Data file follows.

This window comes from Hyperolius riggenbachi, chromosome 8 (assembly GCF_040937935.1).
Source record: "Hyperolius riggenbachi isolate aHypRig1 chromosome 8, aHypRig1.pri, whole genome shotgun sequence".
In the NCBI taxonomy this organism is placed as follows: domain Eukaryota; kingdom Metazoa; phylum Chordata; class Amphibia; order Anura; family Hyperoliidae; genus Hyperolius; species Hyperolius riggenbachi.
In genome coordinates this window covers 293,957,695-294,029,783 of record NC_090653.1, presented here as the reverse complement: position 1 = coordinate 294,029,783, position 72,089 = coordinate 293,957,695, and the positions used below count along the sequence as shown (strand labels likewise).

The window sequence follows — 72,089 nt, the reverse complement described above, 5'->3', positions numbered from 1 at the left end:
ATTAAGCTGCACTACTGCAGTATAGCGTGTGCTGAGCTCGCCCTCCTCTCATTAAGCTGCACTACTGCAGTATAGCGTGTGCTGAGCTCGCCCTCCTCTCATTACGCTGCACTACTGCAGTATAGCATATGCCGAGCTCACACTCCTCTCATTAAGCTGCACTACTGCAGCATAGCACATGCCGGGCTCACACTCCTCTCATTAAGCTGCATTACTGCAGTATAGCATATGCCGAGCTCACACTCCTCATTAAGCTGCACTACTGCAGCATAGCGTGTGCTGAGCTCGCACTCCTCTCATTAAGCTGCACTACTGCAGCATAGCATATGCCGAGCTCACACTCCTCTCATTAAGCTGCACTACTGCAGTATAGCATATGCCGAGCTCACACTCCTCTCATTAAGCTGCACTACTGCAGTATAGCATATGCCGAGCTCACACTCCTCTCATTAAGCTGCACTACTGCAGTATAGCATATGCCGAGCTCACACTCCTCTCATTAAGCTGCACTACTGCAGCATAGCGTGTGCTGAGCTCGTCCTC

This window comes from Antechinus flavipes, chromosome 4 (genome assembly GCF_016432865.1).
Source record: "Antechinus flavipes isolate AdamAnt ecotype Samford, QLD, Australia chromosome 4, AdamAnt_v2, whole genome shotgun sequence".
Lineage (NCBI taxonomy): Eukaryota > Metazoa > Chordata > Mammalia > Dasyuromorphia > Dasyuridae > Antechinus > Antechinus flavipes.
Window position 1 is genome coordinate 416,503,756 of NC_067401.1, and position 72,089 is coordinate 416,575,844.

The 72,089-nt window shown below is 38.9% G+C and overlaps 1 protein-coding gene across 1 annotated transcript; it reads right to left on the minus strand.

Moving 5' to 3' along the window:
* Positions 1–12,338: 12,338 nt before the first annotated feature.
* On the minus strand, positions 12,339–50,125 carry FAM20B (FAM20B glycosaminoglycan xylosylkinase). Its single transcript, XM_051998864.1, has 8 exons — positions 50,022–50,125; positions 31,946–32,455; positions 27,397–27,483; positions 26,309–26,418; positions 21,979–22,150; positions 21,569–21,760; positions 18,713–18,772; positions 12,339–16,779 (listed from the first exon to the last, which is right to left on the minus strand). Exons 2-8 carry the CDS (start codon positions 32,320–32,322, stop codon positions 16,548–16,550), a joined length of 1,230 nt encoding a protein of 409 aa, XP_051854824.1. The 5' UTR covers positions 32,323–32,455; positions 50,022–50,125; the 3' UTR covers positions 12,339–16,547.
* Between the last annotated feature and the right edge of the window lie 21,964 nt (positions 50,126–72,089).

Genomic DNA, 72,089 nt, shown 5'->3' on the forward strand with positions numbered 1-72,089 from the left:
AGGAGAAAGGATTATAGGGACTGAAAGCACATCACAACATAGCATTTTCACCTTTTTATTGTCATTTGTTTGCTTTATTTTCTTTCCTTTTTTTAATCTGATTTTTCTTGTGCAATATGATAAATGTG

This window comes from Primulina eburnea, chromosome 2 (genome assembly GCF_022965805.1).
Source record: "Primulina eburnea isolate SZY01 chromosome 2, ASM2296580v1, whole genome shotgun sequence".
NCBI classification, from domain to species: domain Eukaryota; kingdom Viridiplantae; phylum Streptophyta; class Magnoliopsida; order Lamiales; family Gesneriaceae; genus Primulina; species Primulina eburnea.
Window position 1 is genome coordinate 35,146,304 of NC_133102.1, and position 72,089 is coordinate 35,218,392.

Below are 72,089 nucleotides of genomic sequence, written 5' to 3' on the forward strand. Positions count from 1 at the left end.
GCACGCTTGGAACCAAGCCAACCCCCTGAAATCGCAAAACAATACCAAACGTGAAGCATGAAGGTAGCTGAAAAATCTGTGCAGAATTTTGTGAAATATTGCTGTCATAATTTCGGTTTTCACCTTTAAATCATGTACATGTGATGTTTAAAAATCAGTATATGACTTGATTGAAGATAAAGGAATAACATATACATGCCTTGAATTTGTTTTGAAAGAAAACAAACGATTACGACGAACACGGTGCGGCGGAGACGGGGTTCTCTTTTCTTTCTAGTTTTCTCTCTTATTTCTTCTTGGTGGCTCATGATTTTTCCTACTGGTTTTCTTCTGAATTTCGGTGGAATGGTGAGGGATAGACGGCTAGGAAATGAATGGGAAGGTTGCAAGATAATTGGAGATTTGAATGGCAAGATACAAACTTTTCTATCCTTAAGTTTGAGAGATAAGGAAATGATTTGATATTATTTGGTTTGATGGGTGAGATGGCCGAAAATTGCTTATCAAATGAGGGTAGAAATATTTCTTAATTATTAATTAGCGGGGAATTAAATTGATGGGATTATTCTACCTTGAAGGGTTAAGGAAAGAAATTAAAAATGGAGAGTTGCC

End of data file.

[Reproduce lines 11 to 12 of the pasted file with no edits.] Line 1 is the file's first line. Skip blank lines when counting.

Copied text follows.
The 72,089-nt window shown below is 38.9% G+C and overlaps 1 protein-coding gene across 1 annotated transcript; it reads right to left on the minus strand.

Moving 5' to 3' along the window: